Mason takes a look at the state of the Modern format, and asks a tricky question – does Modern need a ban, and if so, what?
Modern is at an interesting point right now. We are one year out from the release of Modern Horizons 2 and the format looks nothing like it did before the release or even after the first few weeks. Some decks like Murktide, Rhino’s and Hammer were quickly found but some decks like Four Color, Living End, and Time Sieve combo have all taken some time to solidify and find their spot in the meta.
As all metagames do Modern has congealed around a few decks. This time that deck is one that traditional sideboard plans just can’t stop: Four Color Control. This deck has been taking up more and more metagame share over the last few months. I won Dreamhack Dallas with it two weeks ago and then we saw my exact list win the NRG the following week. This has led to public outcry: When will the menace be stopped? Can we please get a ban? What is that ban? Well today we are gonna cover all of this and if the four color deck should get a ban or not.
When Will the Menace Be Stopped?
This is a bit of an interesting point. We know as a community decks that absolutely beat the daylight out of Four Color Control. Rapp even went over some of them last week. The decks that stop Four Color don’t play traditional Magic. They avoid the battlefield and try and win in one shot blasts.
The problem is that one not everyone wants to play decks like this, let alone buy them, but also not everyone is maximizing for winning when playing Magic. The idea of what you’re playing for is often forgotten by Spikes. They above all else value winning, but sometimes people just like a deck and love playing it and it’s reasonable enough that it’s still a fine choice. Other times people just love a style of deck like Jund or Humans and they will play those decks regardless. Which is totally fine, but unless large parts of the room all decide to play decks that beat up on Four Color, the deck isn’t going anywhere anytime soon.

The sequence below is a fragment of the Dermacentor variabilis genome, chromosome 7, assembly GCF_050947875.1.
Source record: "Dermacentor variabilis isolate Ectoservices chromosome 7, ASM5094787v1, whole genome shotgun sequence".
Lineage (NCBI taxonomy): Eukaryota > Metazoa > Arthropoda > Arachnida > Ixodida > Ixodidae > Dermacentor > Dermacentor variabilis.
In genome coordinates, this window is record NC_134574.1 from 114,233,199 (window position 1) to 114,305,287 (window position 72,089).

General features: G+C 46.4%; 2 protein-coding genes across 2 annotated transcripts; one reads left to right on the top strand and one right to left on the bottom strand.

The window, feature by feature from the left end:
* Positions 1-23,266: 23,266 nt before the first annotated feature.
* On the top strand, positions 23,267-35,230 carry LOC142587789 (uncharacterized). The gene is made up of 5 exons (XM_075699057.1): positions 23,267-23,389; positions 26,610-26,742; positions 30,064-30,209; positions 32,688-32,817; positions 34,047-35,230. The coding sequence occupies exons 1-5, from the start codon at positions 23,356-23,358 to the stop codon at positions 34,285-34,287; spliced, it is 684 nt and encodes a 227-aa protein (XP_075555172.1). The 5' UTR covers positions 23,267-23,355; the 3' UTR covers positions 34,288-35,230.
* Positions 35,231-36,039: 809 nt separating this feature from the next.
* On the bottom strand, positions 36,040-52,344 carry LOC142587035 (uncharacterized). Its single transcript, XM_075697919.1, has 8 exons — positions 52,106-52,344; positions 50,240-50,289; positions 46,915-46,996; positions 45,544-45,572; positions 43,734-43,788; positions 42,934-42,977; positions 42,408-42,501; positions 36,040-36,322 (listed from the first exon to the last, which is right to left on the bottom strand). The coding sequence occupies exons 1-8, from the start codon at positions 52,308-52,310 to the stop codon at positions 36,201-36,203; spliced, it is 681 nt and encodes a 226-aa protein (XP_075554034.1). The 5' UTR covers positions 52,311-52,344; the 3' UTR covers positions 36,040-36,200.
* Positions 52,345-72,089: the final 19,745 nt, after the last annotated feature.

What Should Be Banned?
When looking at bans in Modern, three cards jump out as over or near over the line.
While not the most absurd looking card on its face, Yorion has proven that the juice is worth the squeeze. When first previewed the 20 extra cards drawback seemed insurmountable. Players have quickly figured out that we can build decks in redundant ways to help with that drawback and also open up a lot of tutor packages. All of this innovation and focus on value has led Yorion to be one of the most played and powerful companions, second only to Lurrus which is a top 10 creature of all time. When considering banning, Yorion is high on the list. Not only is companion a mechanic that’s currently broken in the game, but it provides far too much value, allowing you to take over the event. I think this is high on my list, but not the first pick to go. I will however take this chance to point out that if we don’t ever get more companions I think Yorion has to get banned at some point. So now is as good a time as any.
Not to bury the lead, but this is my pick for a card that MUST get banned. Since her debut in Modern Horizons Wrenn has been a growing part of the metagame. Things like Hogaak, Opal Oko decks, and Uro decks all pushed Wrenn to the fringes of the format. With the release of Modern Horizons 2 we got a burst of new powerful answer spells and cheap threats added to the format. This was great news for Wrenn as the answer spells worked great with her ability to always make a land drop and thus lead to more interactive longer games; but also meant her ultimate now had way more juice to work with as well. All the while the cheap threats like Ragavan and Dragon’s Rage Channeler pressured other decks while being weak to Wrenn. This, combined with the fact that fetch lands are some of the more silently broken cards in Modern, meant we could have better four-color mana bases as a red-green deck than a shard like Esper could have led Wrenn to subsidize the cost of playing four colors and enable all these powerful spells. Yet still even more was added with the Kamigawa channel lands, which gave Wrenn access to spell lands that made her event stronger.